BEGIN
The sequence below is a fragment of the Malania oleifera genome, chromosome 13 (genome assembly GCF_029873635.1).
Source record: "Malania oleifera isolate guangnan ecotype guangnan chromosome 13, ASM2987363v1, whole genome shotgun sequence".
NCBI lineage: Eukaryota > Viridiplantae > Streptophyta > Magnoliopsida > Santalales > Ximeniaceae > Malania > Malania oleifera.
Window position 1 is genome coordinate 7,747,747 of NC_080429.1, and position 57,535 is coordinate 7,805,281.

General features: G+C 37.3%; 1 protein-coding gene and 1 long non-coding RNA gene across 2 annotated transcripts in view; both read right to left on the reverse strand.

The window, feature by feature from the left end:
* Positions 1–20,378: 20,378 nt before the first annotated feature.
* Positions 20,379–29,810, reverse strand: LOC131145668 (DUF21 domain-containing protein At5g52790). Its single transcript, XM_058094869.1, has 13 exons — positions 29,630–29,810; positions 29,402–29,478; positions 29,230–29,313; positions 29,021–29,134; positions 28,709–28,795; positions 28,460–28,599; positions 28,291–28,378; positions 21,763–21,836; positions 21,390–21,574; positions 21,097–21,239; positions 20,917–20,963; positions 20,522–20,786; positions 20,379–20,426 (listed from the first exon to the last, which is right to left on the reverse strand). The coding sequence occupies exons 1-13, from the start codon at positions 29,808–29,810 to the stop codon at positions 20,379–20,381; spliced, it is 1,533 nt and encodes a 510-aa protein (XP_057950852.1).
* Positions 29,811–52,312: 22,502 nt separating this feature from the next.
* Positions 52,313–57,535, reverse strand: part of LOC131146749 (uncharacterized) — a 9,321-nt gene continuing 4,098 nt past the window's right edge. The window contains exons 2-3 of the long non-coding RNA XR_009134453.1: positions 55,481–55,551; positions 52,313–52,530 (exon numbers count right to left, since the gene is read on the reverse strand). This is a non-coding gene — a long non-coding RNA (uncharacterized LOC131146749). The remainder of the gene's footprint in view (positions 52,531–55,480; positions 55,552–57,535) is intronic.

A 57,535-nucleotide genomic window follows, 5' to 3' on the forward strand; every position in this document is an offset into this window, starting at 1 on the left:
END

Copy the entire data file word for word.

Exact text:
The sequence below is a fragment of the Malania oleifera genome, chromosome 13 (genome assembly GCF_029873635.1).
Source record: "Malania oleifera isolate guangnan ecotype guangnan chromosome 13, ASM2987363v1, whole genome shotgun sequence".
NCBI lineage: Eukaryota > Viridiplantae > Streptophyta > Magnoliopsida > Santalales > Ximeniaceae > Malania > Malania oleifera.
Window position 1 is genome coordinate 7,747,747 of NC_080429.1, and position 57,535 is coordinate 7,805,281.

General features: G+C 37.3%; 1 protein-coding gene and 1 long non-coding RNA gene across 2 annotated transcripts in view; both read right to left on the reverse strand.

The window, feature by feature from the left end:
* Positions 1–20,378: 20,378 nt before the first annotated feature.
* Positions 20,379–29,810, reverse strand: LOC131145668 (DUF21 domain-containing protein At5g52790). Its single transcript, XM_058094869.1, has 13 exons — positions 29,630–29,810; positions 29,402–29,478; positions 29,230–29,313; positions 29,021–29,134; positions 28,709–28,795; positions 28,460–28,599; positions 28,291–28,378; positions 21,763–21,836; positions 21,390–21,574; positions 21,097–21,239; positions 20,917–20,963; positions 20,522–20,786; positions 20,379–20,426 (listed from the first exon to the last, which is right to left on the reverse strand). The coding sequence occupies exons 1-13, from the start codon at positions 29,808–29,810 to the stop codon at positions 20,379–20,381; spliced, it is 1,533 nt and encodes a 510-aa protein (XP_057950852.1).
* Positions 29,811–52,312: 22,502 nt separating this feature from the next.
* Positions 52,313–57,535, reverse strand: part of LOC131146749 (uncharacterized) — a 9,321-nt gene continuing 4,098 nt past the window's right edge. The window contains exons 2-3 of the long non-coding RNA XR_009134453.1: positions 55,481–55,551; positions 52,313–52,530 (exon numbers count right to left, since the gene is read on the reverse strand). This is a non-coding gene — a long non-coding RNA (uncharacterized LOC131146749). The remainder of the gene's footprint in view (positions 52,531–55,480; positions 55,552–57,535) is intronic.

A 57,535-nucleotide genomic window follows, 5' to 3' on the forward strand; every position in this document is an offset into this window, starting at 1 on the left: